People / Resolutions

Tangible ways to be anti-racist


Recent events that have occurred over the past month - including the unjust deaths of Ahmaud Arbery, Breonna Taylor, and George Floyd and likely countless others that have not made it into the media cycle - have reminded us that it is not enough to simply label ourselves non-racist.

As white people, we need to do the work every day to stand up in the face of injustice, amplify the voices of BIPOC and acknowledge the privilege that the colour of our skin affords us to move through the world with systematic advantages and safety.  Most importantly we need to listen, learn, and take tangible action.

We need to unlearn the system that many of us are unknowingly contributing to and do the work. We need to hold fellow white people accountable when we witness injustice in place. We need to hold ourselves accountable when we fail to recognize and actively stand against our privilege. For those who are ready to do the work or are simply interested in furthering it, we’ve put together some suggestions of everyday ways you can strive to be anti-racist. In the sage words of ljeoma Oluo:

“The beauty of anti-racism is that you don’t have to pretend to be free of racism to be anti-racist. Anti-racism is the commitment to fight racism wherever you find it, including yourself. And it’s the only way forward.”

We all have a lot more to learn and a lot more work to do - this includes us. Let’s move forward in the fight together and commit to moving forward with education and action.


Understand that you must do the work

 Coming to terms with the ways in which we automatically benefit from a system build on injustice will be an intense and eye-opening experience. Feeling guilt and shame as we learn this is normal and ok, do not use this guilt to try and prove to yourself or others that you aren’t racist, feel the feelings and continue to work towards what matters most. Do not rely on BIPOC to educate you on racism, there are countless resources available to us that don’t involve asking additional labour from BIPOC. It is equally important that if we are called out by a BIPOC, that we listen and learn from what they are telling us, do not begin to try and prove that you aren’t racist, acknowledge what they are saying and research how to be a better ally.  Our anger towards these realities is most useful when utilized for change.

Donate and support funds and anti-racist initiatives

 Where and when possible, support platforms and organizations that support POC. We have listed some below. Sarah Sophie Flicker and Alyssa Klein have generously put together an anti-racism resource document here with countless organizations to follow and donate to, books, articles, TV shows and more to put your time towards.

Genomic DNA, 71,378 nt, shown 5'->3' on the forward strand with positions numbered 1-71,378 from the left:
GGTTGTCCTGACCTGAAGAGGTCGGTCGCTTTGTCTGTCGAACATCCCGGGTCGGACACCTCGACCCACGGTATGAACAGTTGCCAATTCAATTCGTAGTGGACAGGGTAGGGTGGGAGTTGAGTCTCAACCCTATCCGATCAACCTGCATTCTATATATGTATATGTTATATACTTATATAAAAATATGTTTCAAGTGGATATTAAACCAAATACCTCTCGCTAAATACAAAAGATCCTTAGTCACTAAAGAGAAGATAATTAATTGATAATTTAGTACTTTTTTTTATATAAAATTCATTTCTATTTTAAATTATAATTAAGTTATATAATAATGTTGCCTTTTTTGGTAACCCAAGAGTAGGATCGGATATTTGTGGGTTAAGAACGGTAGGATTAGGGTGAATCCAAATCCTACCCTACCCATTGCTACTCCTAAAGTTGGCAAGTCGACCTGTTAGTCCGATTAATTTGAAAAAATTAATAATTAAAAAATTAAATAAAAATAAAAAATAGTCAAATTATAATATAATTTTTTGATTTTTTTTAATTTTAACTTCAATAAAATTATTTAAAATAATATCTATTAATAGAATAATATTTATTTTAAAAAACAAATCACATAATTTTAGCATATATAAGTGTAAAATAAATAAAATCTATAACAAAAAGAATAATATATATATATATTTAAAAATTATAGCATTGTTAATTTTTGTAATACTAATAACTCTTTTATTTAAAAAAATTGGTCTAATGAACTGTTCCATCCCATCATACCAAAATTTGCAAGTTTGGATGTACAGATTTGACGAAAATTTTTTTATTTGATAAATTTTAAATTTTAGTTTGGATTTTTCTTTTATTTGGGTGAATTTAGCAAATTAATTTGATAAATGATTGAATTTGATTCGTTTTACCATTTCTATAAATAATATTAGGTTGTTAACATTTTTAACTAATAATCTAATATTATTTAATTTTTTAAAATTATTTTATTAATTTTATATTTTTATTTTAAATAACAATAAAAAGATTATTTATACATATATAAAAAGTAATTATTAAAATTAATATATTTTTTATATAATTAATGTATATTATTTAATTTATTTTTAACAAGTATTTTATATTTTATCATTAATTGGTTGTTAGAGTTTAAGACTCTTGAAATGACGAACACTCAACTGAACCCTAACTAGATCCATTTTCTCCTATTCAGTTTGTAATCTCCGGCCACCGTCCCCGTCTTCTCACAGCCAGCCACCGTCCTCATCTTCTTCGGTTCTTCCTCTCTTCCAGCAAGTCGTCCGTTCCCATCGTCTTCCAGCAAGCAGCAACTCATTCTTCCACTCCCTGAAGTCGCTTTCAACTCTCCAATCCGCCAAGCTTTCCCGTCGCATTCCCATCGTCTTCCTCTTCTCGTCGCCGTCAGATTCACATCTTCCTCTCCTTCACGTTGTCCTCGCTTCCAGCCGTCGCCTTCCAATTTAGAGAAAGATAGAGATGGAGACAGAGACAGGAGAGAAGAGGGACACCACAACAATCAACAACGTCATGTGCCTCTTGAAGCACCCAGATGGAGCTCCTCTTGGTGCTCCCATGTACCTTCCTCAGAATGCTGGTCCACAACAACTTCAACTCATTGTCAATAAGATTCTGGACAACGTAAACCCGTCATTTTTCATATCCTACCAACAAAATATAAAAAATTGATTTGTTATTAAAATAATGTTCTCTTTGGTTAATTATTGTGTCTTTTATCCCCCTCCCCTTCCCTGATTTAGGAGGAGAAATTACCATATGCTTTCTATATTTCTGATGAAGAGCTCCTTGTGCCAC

Some anti-racism organizations fighting for equity in Australia are: ANTaR, Indigenous Social Justice Association, Anti Colonial Asian Alliance, and Usyd Autonomous Collective Against Racism.

Read, watch and listen to material by BIPOC, especially anti-racist works

 Reading and learning about racism is one of the most effective resources in educating ourselves about what we can be doing better and exactly how we are benefitting off of a system built for us. Strive to be continuously doing the work by putting in the time learning and taking action. Some books to start with could be:

White Fragility, Robin Diangelo,  How To Be An Antiracist, Dr. Ibram X. Kendi, and So You Want to Talk About Race, ljeoma Oluo.

Understand that white supremacy is often more covert than it is overt

Our understanding of white supremacy and racism is often limited to socially unacceptable behaviour such as hate crimes, the n-word, racist slurs, the KKK, lynching and more. Unfortunately, this leaves a very large gap between what is overtly racist and what is anti-racist. We have attached a chart below with some examples of covert white supremacy, please take the time to read this and understand that some behaviours you may have unknowingly participated in may be listed. Take the opportunity to learn, move forward and leave these actions in the past.


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Keep supporting once the outrage has passed

It has taken a series of violent and brutal killings to gear many people into action, we are not exempt from this statement, but it should not have had to happen to implore many people to understand the severity of the situation. When the virality dies down, we encourage you to continue supporting and donating to anti-racism initiatives, organizations, media and purchasing, reading, and amplifying work by BIPOC.


We hope that we can continue to amplify Black and Indigenous People of Colour above our own voices. Many of these every day, anti-racism pointers were learned from the work of Rachel Cargle, Check Your Privilege, Mireille Charper, Rachel Ricketts, Layla Saad, Ibram X. Kendi and No White Saviors. We encourage you to follow, support and read about the work that they are doing.